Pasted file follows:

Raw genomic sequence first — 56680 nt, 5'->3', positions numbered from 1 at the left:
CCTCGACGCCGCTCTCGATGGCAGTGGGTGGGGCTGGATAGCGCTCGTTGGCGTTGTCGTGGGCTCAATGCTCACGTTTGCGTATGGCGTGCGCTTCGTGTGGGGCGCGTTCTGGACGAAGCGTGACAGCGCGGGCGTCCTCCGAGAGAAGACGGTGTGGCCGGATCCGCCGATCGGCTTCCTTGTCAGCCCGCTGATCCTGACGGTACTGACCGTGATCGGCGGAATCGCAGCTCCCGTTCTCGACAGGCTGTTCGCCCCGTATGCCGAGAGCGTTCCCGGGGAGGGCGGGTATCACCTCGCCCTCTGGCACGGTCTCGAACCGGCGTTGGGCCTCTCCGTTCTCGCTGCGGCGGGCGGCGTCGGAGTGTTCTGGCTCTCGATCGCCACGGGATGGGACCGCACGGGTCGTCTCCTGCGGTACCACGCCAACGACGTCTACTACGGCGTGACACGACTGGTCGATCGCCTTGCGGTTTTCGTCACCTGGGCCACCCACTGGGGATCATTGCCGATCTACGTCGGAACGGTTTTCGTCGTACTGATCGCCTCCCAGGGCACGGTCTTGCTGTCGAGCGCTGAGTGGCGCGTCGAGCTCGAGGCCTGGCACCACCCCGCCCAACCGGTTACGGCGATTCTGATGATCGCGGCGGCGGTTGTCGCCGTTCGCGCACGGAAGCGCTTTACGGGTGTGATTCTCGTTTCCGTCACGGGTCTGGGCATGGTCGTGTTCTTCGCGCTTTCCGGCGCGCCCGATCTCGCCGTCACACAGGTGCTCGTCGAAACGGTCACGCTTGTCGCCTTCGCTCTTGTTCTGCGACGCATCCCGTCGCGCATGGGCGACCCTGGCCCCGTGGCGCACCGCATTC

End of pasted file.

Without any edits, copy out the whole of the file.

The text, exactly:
Raw genomic sequence first — 56680 nt, 5'->3', positions numbered from 1 at the left:
CCTCGACGCCGCTCTCGATGGCAGTGGGTGGGGCTGGATAGCGCTCGTTGGCGTTGTCGTGGGCTCAATGCTCACGTTTGCGTATGGCGTGCGCTTCGTGTGGGGCGCGTTCTGGACGAAGCGTGACAGCGCGGGCGTCCTCCGAGAGAAGACGGTGTGGCCGGATCCGCCGATCGGCTTCCTTGTCAGCCCGCTGATCCTGACGGTACTGACCGTGATCGGCGGAATCGCAGCTCCCGTTCTCGACAGGCTGTTCGCCCCGTATGCCGAGAGCGTTCCCGGGGAGGGCGGGTATCACCTCGCCCTCTGGCACGGTCTCGAACCGGCGTTGGGCCTCTCCGTTCTCGCTGCGGCGGGCGGCGTCGGAGTGTTCTGGCTCTCGATCGCCACGGGATGGGACCGCACGGGTCGTCTCCTGCGGTACCACGCCAACGACGTCTACTACGGCGTGACACGACTGGTCGATCGCCTTGCGGTTTTCGTCACCTGGGCCACCCACTGGGGATCATTGCCGATCTACGTCGGAACGGTTTTCGTCGTACTGATCGCCTCCCAGGGCACGGTCTTGCTGTCGAGCGCTGAGTGGCGCGTCGAGCTCGAGGCCTGGCACCACCCCGCCCAACCGGTTACGGCGATTCTGATGATCGCGGCGGCGGTTGTCGCCGTTCGCGCACGGAAGCGCTTTACGGGTGTGATTCTCGTTTCCGTCACGGGTCTGGGCATGGTCGTGTTCTTCGCGCTTTCCGGCGCGCCCGATCTCGCCGTCACACAGGTGCTCGTCGAAACGGTCACGCTTGTCGCCTTCGCTCTTGTTCTGCGACGCATCCCGTCGCGCATGGGCGACCCTGGCCCCGTGGCGCACCGCATTC